Friday, November 13, 2015

Looking at robots.txt for SEO optimisation

What is robots.txt?

Robots.txt is a text file that contains rules to control the behaviour of search engines as they crawl your site, known as the 'robots directive'. You can create using any text editor software such as Notepad.



Each website created may include a robot.txt file located at the root level of the server. It may also be located at domain.com/robots.txt. This file is what search engines initially look for when they start to identify and crawl your website. As a robot directive, it explains to the search engine what it can and cannot do on the website. The file can either communicate to all search engines or selectively isolate and put independent requirements on individual search engines.

What should you exclude in your robots.txt file?

The robot.txt file may exclude areas in the site that you don’t want the search engine to discover, crawl, or particularly index. Without the robot.txt file, the results will be published in the search engine results page, allowing the general public to identify and access sections of the site that may not be appropriate. These sections may be directories of programming elements, a secure or admin section on the site, or components of your content management systems, depending on what you’re using, that can be blocked from the robots so they don’t crawl and index those elements.

Robots.txt Example:


It is important to be aware that some useful sections of the site could be inappropriately blocked. A common example is the /images directory. On average, five to seven percent of search results may be initiated through an image-based search with a user clicking through to the actual website. When the images directory is blocked, search engines may not be able to discover, identify, and list within their own directories of image search capabilities those images that are related to your business. For many businesses, this could benefit and support Search Engine Optimisation activities.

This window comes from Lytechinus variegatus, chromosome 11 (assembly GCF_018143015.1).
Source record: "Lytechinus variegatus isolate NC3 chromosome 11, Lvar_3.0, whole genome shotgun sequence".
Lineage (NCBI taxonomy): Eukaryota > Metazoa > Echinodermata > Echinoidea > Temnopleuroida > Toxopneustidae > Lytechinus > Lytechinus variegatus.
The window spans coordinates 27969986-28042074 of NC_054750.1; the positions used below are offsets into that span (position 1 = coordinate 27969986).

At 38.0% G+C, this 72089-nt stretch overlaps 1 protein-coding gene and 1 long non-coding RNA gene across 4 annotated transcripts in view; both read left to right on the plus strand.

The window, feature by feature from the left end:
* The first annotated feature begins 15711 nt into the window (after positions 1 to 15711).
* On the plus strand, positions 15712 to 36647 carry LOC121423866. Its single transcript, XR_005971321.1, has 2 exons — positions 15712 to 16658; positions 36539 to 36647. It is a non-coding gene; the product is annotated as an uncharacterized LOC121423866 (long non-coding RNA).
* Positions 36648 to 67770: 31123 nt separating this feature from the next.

Sitemaps Location



Another thing you can see in a robot.txt file is a pointer to the location of your Sitemap. A Sitemap is a digital directory written in extensible mark-up language (XML) format which lists all the pages of your website that you wish to have indexed by the search engine. Putting a pointer within your robot.txt file to this location allows search engines to automatically discover your Sitemap and additional Sitemap files you have included, such as a geo Sitemap, and an images Sitemap. Supporting search engines in discovering these is beneficial for your site. For this reason, consider having a pointer to either a master Sitemap file or individual Sitemap files for your website.

The robots directive not only blocks certain robots’ actions as well as the pages to be crawled and indexed. It also determines speed. If the site has any particular issues in hosting, for example, where a crawl may slow down the actual site’s performance and affect the users’ experience, you can actually put speed controls to determine how fast the robot approaches and works its way through your website.

Google Webmaster Tools (GWT) and Bing Webmaster Tools (BWT) allows you to remove individual page files through single requests. The crawling speed may also be supported and addressed within GWT and BWT apart from being listed in the robot.txt file. You can even monitor the traffic, speed, and the amount of data used by the search engines over a period of time to determine if the performance relates to any issues or concerns for your website.

HTML Meta Directives

If you want to specify rules per HTML page, you can do this using HTML meta directives. This informs the search engines a specific action for a certain page.

Google, Bing, and Yahoo have implemented a number of HTML Meta directives including the following:
  • NOINDEX META Tag – This tells a crawler not to index a certain page.
  • NOFOLLOW META Tag – This tells a crawler not to follow a link going to another content on a certain page.
  • NOSNIPPET META Tag – This tells a crawler not to display snippets in the search results for a certain page.
  • NOARCHIVE META Tag – This tells a crawler not to show a cached link for a certain page.
  • NOODP META Tag – This tells a crawler not to use a title and snippet from ODP (Open Directory Project) for a certain page.
Having your content indexed by major search engines can be a frustrating and time-consuming experience, but it can be done. By executing the techniques mentioned above, you can get confidential content removed quickly and prevent it from showing on search results pages. 

Search Group, a local Perth SEO company helps keep your business visible online through effective SEO and Internet marketing strategies. Visit www.searchroup.com.au for details about our services.